via Moak: Banks better at thwarting fraud, clarionledger.com, 2/3/2016
Banks are usually pretty peaceful places. Visit a local branch, and you will probably find a calm environment, hopefully with friendly people and nice surroundings. But behind the scenes of most banks, a constant battle against fraud is raging. Constantly, people are attempting to commit all types of bank fraud, and all banks work hard to ensure most of these fail. And fail they do, most of the time.
On Wednesday, the American Bankers Association issued an amazing statistic: During 2014, U.S. banks stopped more than $8 of every $10 of attempted deposit account fraud. That information was included in a report with the ponderous title of the 2015 American Bankers Association Deposit Account Fraud Survey Report.The survey included data from 101 banks nationwide.
According to the ABA, fraudsters attempted $13 billion in bank fraud, and bank security measures were credited with stopping $11 billion which might have been stolen.
“Banks’ sophisticated fraud prevention systems and customer vigilance successfully stopped 85 percent of fraud attempts in 2014,” said Doug Johnson, senior vice president, payments and cybersecurity policy at ABA. “We saw an increase in fraud losses in 2014 most likely due to the number of large-scale retailer data breaches, which resulted in a significant increase in attempted debit card fraud.”
Since banks bear much of the financial responsibility when fraud occurs, it’s a big problem. Even with an 85 percent success rate, fraud against bank deposit accounts cost the industry $1.9 billion in losses during 2014, an increase from $1.7 billion in 2012.
Much of that fraud (66 percent) was incurred on debit card accounts, such as counterfeit cards, card-not-present transactions, and lost or stolen cards. Paper check fraud still accounted for nearly a third of the remainder, even though the use of paper checks is declining as electronic transactions increase. The most common check fraud categories were counterfeit checks and return deposited items. The rest involved wire and other types of electronic banking.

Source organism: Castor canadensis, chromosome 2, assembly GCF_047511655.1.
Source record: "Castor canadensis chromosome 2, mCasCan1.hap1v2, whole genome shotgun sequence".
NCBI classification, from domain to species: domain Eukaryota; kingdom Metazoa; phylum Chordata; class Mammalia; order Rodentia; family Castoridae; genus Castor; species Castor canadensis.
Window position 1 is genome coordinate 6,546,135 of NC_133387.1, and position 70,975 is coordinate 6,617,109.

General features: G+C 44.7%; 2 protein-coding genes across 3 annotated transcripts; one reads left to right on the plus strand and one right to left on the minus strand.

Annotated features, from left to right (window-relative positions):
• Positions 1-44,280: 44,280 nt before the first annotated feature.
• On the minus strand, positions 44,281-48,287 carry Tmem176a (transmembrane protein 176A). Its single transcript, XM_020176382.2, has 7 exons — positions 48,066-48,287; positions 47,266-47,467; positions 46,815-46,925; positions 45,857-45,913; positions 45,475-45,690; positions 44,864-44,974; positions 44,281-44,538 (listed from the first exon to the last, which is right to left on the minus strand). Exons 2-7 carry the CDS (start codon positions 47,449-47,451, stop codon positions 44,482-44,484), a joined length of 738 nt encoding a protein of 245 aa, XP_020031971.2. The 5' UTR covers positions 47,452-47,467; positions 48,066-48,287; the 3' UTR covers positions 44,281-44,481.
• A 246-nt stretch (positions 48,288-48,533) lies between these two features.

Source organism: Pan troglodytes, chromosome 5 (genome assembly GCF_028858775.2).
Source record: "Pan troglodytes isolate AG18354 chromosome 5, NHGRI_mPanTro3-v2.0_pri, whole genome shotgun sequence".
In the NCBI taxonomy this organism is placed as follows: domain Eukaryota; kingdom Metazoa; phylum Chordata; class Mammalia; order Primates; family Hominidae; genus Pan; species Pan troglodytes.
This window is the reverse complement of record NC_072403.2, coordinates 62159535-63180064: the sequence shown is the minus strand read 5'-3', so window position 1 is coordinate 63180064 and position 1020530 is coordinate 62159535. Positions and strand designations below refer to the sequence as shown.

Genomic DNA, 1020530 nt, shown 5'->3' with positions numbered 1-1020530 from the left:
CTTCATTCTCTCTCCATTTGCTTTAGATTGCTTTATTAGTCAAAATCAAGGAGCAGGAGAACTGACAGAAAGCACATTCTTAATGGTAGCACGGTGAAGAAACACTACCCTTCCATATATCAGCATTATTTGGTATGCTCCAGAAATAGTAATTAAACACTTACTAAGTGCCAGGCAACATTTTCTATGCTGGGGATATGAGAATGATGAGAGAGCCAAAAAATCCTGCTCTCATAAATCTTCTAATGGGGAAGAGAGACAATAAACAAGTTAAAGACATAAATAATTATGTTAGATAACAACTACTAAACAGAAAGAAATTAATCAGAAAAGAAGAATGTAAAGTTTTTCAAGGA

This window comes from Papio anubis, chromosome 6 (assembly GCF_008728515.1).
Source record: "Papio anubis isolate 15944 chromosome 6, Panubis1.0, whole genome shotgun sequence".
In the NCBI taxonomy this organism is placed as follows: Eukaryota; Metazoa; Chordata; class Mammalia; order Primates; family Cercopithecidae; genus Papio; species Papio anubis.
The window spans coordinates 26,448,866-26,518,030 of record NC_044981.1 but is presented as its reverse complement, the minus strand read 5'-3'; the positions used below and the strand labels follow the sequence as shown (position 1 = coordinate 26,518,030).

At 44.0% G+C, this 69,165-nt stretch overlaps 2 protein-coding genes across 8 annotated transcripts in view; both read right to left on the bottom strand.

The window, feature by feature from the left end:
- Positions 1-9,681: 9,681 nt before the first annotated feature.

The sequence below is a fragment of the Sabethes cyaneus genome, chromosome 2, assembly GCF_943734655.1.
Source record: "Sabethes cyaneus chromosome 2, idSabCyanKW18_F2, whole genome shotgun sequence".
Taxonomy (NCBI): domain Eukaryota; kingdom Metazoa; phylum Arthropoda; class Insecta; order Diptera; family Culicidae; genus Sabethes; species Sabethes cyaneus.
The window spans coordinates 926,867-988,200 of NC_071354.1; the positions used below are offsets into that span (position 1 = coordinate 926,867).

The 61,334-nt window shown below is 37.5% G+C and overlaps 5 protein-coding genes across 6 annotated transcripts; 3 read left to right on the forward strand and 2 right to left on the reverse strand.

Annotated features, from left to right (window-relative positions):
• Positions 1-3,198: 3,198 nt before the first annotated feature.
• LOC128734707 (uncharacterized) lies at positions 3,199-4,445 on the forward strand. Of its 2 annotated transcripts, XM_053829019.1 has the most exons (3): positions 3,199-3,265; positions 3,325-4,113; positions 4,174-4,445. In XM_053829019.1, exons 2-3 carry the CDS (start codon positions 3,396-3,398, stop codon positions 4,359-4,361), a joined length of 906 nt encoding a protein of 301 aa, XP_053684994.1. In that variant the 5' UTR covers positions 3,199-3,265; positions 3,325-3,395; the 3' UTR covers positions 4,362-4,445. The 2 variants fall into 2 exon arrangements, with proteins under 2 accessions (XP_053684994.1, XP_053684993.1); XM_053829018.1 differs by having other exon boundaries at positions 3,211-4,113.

Apparently, though, online security is getting better. Even as thieves attempted to defeat online security measures, they were thwarted more often, leading to a “significant” drop in losses during the year; your chance of being affected by online banking fraud is fewer than 1 in 1,000.
“Banks recognize that many customers are moving online to perform banking transactions and have invested billions of dollars to create very effective online fraud prevention systems that include features like multi-factor authentication and monitoring IP addresses,” Johnson noted.
To help make sure you don’t become a victim of bank fraud, the ABA recommends these tips:
- Don’t share your secrets. Don’t provide your Social Security number or account information to anyone who contacts you online or over the phone. Protect your PINs and passwords and do not share them with anyone. Use a combination of letters and numbers for your passwords and change them periodically. Do not reveal sensitive or personal information on social networking sites.
- Shred sensitive papers. Shred receipts, bank statements and unused credit card offers before throwing them away. (A number of organizations periodically offer community shredding events, in which they’ll destroy your documents for free.)
- Monitor your accounts regularly. Rather than waiting for your monthly statement, use online banking to monitor transactions on your account regularly. If you see a fraudulent transaction, notify your bank immediately.
- Sign up for text alerts. Sign up for text or email alerts from your bank for certain types of transactions, such as online purchases or transactions of more than $500.
- Protect your mobile device. Use the passcode lock on your smartphone and other devices. This will make it more difficult for thieves to access your information if your device is lost or stolen. Before you donate, sell or trade your mobile device, be sure to wipe it using specialized software or using the manufacturer’s recommended technique. Some software allows you to wipe your device remotely if it is lost or stolen. Use caution when downloading apps, as they may contain malware and avoid opening links and attachments — especially for senders you don’t know.
- Keep an eye out for missing mail. Fraudsters look for monthly bank or credit card statements or other mail containing your financial information. Consider enrolling in online banking to reduce the likelihood of paper statements being stolen. Also, don’t mail bills from your own mailbox with the flag up.
- Monitor your credit report. Order a free copy of your credit report every four months from one of the three credit reporting agencies at annualcreditreport.com.
- Protect your computer. Make sure the virus protection software on your computer is active and up to date. When conducting business online, make sure your browser’s padlock or key icon is active. Also look for an “s” after the “http” to be sure the website is secure.
- Report any suspected fraud to your bank immediately.
For more on stopping bank fraud, visit http://www.aba.com.